In Tuticorin, an Atal Tinkering Lab housed in an all-girls school helps spawn a farmer-friendly solar-powered irrigation system

A 14-year-old class 10 student, K Jeevitha Bethu Lakshmi, is the star pupil at her school, the Subbiah Vidyalayam in the Tuticorin district, in Tamil Nadu. She and two schoolmates were chosen, by the over 80-year-old school, to discuss their school project with Prime Minister Narendra Modi.

The three girls, on Wednesday, spoke to Modi about an automatic irrigation system powered by solar panels. Jeevitha told the PM that they have developed a prototype that worked flawlessly in the school's lab - one of 171 Atal Tinkering Labs set up across schools in the southern state.

“Our school has not received such attention before,” principal MS Santhiny Kawsel told Firstpost. "We have won awards for elocution, sports but not for an innovative project. Now we have!"

Subbiah Vidyalayam is an all-girls school with over 1,000 students. At the school's Atal Tinkering Lab, set up with Central government-support, students from classes 6 -12 experiment with ideas. Jeevitha and her classmates came up with an idea to build a solar-powered automatic irrigation system, which they put together with help from their teachers, Ananthi and Priyadarshini.

(left to right) M S Santhiny Kawsel, prinicipal; Jeevitha Bethulakshmi and Ananthi, of the Subbiah Vidyalayam girls school, Tuticorin. PIc courtesy: Subbiah Vidyalayam

(left to right) M S Santhiny Kawsel, prinicipal; Jeevitha Bethulakshmi and Ananthi, of the Subbiah Vidyalayam girls school, Tuticorin. PIc courtesy: Subbiah Vidyalayam

In Tuticorin, farmers spend a lot of time trying to ascertain if their farmland holds enough moisture to aid their crops. Typically, farmers have to visit the fields to check moisture levels. If there isn’t enough moisture, they turn on diesel-powered irrigation pumps to water the fields. “Often, farmers forget to switch off the motor and there is considerable water wastage,” said Jeevitha. That, and a problem of frequent power outages, spawned the development of the solar-powered automatic irrigation system.

“We made a soil sensor using Arduino. The sensor detects moisture levels in the soil. If the moisture level has depleted, the sensor triggers an irrigation pump that waters the patch for as long as needed. As the entire system is automated, the farmer doesn't have to worry about turning off the pump,” she said, adding that it would be useful for the farmers in remote locations.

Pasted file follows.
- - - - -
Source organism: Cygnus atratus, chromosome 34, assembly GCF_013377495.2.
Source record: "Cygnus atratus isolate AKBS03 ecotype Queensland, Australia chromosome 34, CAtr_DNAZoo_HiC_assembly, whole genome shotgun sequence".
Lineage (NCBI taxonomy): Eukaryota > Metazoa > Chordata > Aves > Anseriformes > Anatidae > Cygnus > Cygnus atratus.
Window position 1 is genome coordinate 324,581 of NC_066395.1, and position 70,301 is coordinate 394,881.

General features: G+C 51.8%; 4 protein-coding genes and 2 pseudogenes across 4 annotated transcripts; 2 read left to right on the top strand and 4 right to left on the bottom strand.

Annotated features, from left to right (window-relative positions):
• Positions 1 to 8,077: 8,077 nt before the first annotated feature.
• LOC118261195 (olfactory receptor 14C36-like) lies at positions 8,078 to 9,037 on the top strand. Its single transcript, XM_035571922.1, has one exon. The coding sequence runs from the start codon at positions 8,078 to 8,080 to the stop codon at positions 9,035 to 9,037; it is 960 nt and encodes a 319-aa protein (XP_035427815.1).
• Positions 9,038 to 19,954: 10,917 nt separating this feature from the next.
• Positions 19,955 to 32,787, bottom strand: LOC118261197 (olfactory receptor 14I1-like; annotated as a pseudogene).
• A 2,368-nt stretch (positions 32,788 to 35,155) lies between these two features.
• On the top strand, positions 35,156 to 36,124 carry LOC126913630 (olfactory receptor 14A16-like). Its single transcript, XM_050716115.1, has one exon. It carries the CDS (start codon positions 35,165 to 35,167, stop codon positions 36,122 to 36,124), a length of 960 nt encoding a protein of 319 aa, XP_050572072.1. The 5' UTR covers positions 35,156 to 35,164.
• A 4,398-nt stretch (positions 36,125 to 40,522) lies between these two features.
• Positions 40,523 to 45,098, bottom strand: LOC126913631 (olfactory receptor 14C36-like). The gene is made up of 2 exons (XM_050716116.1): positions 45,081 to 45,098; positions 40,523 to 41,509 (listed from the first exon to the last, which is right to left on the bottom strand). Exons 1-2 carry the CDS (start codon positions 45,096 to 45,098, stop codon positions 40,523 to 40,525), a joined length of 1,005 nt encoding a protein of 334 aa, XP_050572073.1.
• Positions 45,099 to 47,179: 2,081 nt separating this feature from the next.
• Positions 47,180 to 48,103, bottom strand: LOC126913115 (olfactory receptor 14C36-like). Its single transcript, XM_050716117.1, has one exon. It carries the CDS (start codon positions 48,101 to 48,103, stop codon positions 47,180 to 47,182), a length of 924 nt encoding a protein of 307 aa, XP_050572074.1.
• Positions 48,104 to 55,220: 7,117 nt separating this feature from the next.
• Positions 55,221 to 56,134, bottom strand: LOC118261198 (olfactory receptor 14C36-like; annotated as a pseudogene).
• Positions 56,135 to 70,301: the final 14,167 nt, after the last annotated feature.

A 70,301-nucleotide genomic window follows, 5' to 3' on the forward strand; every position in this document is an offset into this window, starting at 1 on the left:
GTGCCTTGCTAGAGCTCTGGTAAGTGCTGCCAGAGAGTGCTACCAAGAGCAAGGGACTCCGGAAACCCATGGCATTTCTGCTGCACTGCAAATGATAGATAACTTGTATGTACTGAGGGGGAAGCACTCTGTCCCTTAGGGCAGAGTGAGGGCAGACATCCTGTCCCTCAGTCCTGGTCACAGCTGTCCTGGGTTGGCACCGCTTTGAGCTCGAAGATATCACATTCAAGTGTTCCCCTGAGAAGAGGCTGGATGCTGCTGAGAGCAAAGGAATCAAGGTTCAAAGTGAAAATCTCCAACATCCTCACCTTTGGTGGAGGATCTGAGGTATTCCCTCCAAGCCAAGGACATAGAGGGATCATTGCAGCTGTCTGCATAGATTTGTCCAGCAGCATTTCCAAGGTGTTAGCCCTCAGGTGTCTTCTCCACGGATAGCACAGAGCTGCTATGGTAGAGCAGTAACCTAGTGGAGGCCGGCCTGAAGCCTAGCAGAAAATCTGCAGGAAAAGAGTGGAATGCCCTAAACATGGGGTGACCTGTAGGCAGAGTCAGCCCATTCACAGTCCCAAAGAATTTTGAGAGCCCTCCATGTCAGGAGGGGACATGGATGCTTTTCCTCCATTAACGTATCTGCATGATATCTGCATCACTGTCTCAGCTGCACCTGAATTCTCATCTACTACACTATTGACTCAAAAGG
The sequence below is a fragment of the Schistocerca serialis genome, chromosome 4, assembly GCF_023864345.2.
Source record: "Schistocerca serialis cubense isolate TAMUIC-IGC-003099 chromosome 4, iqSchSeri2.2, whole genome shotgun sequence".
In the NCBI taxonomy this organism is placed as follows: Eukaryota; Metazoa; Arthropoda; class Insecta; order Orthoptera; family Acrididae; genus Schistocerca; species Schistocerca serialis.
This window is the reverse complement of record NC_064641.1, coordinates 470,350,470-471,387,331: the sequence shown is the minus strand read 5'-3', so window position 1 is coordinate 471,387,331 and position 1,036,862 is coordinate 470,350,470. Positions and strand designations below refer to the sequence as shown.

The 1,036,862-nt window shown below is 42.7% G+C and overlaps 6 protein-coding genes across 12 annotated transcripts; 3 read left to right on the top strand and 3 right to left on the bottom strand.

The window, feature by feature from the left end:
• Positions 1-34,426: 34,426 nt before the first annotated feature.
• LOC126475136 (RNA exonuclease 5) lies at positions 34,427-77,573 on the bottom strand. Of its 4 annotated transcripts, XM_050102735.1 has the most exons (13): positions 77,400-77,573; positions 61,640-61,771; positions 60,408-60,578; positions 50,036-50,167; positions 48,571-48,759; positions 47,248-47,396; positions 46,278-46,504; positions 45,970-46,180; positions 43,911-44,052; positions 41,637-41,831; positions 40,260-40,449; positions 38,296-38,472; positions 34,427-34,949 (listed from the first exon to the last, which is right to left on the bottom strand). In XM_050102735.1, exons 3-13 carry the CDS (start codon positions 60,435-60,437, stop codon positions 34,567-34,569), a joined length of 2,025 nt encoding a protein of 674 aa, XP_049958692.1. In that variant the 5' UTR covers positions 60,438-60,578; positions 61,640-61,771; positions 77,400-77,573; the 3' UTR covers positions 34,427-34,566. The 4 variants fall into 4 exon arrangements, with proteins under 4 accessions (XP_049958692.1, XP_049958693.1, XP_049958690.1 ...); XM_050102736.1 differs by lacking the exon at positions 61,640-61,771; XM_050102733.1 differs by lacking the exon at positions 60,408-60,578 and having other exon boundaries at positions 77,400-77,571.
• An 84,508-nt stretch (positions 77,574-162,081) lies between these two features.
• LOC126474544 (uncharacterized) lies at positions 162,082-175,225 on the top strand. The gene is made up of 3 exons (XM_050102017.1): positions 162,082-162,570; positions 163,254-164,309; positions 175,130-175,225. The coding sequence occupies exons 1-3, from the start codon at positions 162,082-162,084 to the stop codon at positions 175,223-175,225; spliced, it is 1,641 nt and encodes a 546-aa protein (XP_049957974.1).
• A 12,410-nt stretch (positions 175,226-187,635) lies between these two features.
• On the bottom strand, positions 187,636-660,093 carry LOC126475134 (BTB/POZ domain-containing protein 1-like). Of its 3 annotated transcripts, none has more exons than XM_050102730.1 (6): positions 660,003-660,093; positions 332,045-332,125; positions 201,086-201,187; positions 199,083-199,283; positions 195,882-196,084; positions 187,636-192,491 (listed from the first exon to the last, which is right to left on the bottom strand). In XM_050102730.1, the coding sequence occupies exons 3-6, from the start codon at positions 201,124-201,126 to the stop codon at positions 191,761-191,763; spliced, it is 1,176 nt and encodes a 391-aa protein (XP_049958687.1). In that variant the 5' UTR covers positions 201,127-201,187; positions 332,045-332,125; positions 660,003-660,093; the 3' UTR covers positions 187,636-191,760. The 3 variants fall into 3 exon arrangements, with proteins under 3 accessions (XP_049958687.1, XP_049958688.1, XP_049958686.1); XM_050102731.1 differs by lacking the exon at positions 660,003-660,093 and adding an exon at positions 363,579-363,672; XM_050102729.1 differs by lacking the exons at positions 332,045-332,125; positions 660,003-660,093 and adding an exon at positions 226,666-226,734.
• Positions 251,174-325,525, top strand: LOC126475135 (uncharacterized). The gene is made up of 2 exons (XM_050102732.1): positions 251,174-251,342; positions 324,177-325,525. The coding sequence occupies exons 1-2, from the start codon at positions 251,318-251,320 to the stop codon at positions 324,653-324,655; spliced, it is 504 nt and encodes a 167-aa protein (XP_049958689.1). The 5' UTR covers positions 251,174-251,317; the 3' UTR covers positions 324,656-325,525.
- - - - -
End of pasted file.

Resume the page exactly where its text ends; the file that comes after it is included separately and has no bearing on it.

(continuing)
Atal Tinkering Labs in a nutshell

Atal Tinkering Laboratories (ATLs), under the aegis of the government's Atal Innovation Mission (AIM), aims to 'cultivate one million children in India as Neoteric innovators.' 2,441 labs have been setup across schools nationwide. The government provides each ATL a grant-in-aid that includes a one-time establishment fee of Rs 10 lakh, and then covers operational expenses to the tune of  Rs 10 lakh for a maximum period of five years.

The ATL website says each lab is kitted with state-of-the-art equipment like 3D printers, robotics & electronics development tools, IoT & sensors, among other things.

Intel supported Jeevitha

Jeevitha's project was developed in a month’s time with mentoring from Intel and the NITI Aayog. The product is being fine-tuned and, with help from Intel and the planning body, will hit the go-to market stage by August.

"It was a proud moment for me," said Jeevitha who wants to continue working on the project even though she is in the crucial juncture of her final year in school, in class 10. The school has pinned its hopes on her considering she is 'very good' at academics, said Kawsel.

Catch 'em young

Subbiah Vidyalayam, which houses a 1,500 sq ft ATL, participated in the Atal Tinkering Marathon. The school figured among the top 100, from 600 entries. The school's project -- the soil sensor -- made it to the top 30.

"We helped the students to make alterations to the project," says Ananthi. "We were surprised to see our school in the top 30," she added.

Jeevitha has been asked to take her project to a 15-day boot camp, to be held outside Tamil Nadu. But she may not be able to. "Most parents are hesitant to send their kids to another state. Also, class 10 students will be taking the state board exams. Parents don't want them to miss classes," Ananthi said.

Subbiah Vidyalayam still hasn't celebrated Jeevitha's victory. Kawsel said they couldn't do much as the school's management is travelling. "Once they are back, there will be celebrations," she added.


Updated Date: Jun 07, 2018 19:22 PM

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